The Dēnkard gives essentially the same information in the following account of the transmission of the sacred Zoroastrian texts (tr. Boyce, 1984, p. 114): “Dārāy son of Dārāy commanded that two written copies of all Avesta and Zand, even as Zardusht had received them from Ohrmazd, be preserved: one in the royal Treasure and one in the Fortress of Archives. Walaxš the Ashkanian [aškāni, Arsacid] commanded that a memorandum be sent to the provinces (instructing them) to preserve... whatever had survived in purity of the Avesta and Zand as well as every teaching derived from it which, scattered through the land of Iran by the havoc and disruption of Alexander, and by the pillage and plundering of the Macedonians, had remained authoritative, whether written or in oral transmission. His Majesty, Ardashir, King of kings, son of Pāpag, acting on the just judgment of Tansar [Tosar], demanded that all those scattered teachings should be brought to the court. Tansar assumed command, and selected those which were trustworthy, and left the rest out of the canon.” (For further references to the same storyline, see Bailey, pp. 151-54.)
Non-specific negative references to Alexander are found in the Zand i Wahman Yasn (3.26; Cereti, p. 135): “That (branch, representing an epoch) of brass is the reign of the Aškāniyān (i.e., Arsacids), who will remove from the world the heretical sect of the idol-worshippers (or “Buddhists”: jud-ristagih i but); and the wicked Alexander the Christian (kilisāyig;cf. Kreyenbroek, 1985, pp. 101-2) will be made to disappear from this religious tradition (dēn) and will be ruined and lost.” The same source (7.32; cf. Cereti, p. 144) foretells that at the end of the Millennium of Zarathustra, Mithra of spacious pastures will cry out: “As to these nine thousand years of the Treaty which He made, until now Dahāk of evil religion, Afrāsyāb the Turanian, Alexander the Byzantine (hrōmāyik), and the demons with parted hair, with leather girdles, have ruled for a period of a thousand years more than the Treaty (stipulated).”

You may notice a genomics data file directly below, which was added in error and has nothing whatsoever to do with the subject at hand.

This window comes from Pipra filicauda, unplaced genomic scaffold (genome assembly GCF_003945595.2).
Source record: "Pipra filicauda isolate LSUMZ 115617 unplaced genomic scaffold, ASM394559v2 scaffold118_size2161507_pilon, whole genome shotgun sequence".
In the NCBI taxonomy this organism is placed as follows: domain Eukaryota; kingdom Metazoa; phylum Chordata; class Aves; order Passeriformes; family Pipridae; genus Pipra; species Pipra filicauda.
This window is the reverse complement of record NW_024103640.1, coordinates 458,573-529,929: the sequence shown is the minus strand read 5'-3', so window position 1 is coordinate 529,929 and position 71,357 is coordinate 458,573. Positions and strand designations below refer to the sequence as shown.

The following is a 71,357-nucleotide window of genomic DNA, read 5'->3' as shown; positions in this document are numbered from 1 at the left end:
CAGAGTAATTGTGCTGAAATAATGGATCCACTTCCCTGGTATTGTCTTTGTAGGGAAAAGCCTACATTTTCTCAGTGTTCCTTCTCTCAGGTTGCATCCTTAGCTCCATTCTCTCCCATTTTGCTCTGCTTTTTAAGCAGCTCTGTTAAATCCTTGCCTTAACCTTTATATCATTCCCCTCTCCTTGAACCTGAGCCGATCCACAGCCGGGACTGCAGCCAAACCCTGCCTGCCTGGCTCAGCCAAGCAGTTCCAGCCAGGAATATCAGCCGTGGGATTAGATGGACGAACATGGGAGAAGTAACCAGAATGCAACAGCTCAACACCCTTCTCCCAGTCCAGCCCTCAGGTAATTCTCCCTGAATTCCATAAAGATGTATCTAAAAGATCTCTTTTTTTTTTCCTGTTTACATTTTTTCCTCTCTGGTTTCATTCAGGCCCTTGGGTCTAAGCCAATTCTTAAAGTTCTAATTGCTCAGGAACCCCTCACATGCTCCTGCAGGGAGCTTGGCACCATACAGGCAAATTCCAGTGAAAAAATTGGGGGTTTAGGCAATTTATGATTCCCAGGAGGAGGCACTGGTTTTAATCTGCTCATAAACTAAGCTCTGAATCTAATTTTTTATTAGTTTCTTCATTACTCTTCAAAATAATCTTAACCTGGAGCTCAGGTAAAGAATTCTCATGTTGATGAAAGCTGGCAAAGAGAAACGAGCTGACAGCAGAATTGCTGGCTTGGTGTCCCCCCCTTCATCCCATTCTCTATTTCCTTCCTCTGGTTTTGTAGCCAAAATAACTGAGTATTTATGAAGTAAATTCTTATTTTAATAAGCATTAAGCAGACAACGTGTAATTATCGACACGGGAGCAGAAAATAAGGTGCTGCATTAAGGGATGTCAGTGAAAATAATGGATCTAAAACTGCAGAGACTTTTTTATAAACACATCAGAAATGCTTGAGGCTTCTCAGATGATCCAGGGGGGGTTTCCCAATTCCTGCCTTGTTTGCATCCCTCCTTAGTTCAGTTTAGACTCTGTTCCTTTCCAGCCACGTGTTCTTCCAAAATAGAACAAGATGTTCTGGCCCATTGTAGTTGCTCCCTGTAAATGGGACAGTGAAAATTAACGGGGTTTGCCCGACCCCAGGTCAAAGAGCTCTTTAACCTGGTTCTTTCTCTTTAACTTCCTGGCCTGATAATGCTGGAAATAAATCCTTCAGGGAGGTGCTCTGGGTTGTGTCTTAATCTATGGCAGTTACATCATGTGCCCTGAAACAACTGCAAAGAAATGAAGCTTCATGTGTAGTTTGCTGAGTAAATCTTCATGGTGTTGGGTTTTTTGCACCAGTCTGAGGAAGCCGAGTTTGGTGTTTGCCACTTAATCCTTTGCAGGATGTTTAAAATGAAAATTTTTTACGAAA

The original part of the Tansar-nāma, which represents an effort on the part of Sasanian court circles to propagate a version of history that stressed the legitimacy of the dynasty, contains a passage where Ardaxšēr’s high priest Tansar writes to Gušnasp, ruler of Parišwar, Tabarestān, Gilān, Daylamān and Rōyān): “You wrote that žalthough the king seeks the truth of the ancients, yet he may be accused of forsaking tradition; and right though this may be for the world, it is not good for the faith’. ... If your concern is for religious matters, and you deny that any justification is found in religion, know that Alexander burnt the books of our religion—1200 ox-hides—at Istaxr. One third of that was known by heart and has survived, but even that was all legends and traditions, and men knew not the laws and ordinances. ... Therefore the religion must needs be restored by a man of true and upright judgment” (Boyce, 1968, pp. 36-37).